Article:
Mountains and Waters 4: Notes from Valentine’s Day

Talk by Michael Stone, notes by Elaine Jackson (with errancies, mishearings, conjectures). This is talk 3 of 6 on Dogen’s 12th century Japanese text Mountain and River Sutra in Feb/March/April 2012. Centre of Gravity, 180 Sudbury Street, Toronto.

Dogen’s essay is like a love letter to meditators, and reads as if he is struggling to express something he can’t find language for. This is the paradox of communication—we cannot actually express what is closest to our hearts—and yet at the same time language holds incredible power and value. We need to hold the truth of both statements within us.

Mountains stand for the enduring, the ongoing, that is being.

Ideas interfere and stop us from being in our lives (ideas like “beginnings” and “endings”).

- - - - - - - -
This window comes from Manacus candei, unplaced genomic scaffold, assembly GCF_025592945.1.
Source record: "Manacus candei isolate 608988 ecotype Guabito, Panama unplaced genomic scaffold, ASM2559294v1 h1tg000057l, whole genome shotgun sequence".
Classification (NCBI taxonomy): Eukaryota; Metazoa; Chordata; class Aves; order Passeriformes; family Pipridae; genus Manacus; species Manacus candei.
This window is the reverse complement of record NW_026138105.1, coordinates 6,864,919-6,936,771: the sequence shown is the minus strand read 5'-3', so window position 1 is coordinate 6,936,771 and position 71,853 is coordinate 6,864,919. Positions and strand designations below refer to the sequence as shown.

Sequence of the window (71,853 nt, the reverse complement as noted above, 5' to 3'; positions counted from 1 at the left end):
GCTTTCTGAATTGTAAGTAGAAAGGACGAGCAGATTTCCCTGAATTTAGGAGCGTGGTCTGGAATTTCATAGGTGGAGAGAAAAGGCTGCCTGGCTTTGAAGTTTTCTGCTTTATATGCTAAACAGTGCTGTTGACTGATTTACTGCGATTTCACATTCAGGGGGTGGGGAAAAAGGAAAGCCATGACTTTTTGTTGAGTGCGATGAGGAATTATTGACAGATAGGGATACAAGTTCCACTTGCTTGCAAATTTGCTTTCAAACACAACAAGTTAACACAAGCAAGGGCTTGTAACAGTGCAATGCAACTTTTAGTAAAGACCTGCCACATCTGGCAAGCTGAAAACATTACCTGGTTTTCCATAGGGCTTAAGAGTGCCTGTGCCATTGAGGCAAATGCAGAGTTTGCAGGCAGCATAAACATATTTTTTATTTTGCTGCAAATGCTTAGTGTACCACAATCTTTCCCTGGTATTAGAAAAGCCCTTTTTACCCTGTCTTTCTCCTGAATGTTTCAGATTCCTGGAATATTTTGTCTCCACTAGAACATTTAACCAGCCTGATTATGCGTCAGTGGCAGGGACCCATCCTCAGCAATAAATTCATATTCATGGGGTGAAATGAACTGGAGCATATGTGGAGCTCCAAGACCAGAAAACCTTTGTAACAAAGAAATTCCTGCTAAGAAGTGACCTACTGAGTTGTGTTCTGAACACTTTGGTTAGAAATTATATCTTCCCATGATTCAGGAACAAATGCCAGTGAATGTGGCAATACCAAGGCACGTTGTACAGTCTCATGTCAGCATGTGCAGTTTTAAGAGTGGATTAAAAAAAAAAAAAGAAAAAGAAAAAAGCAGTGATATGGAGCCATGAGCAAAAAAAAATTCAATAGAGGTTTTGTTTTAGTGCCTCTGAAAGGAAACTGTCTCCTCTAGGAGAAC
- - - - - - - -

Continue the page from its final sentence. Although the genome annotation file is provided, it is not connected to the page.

Everything in the world is practice, and the whole world is practicing. Green mountains thoroughly practice walking. (When you think things are solid and permanent they are actually not).

What if we imagine that rivers are sentient beings and we also are rivers… and what nourishes our sentience is our insentience?

Dogen: “A stone woman gives birth at night.”
“At night” is a metaphor for emptiness… everything is equal and mountains are giving birth. Mountains are changing and evolving, rivers flow through them in ever-changing paths, and the changes give birth to new configurations, new vistas, new sets of conditions.
…and when you have a child then you are a mother (i.e. change is not linear either).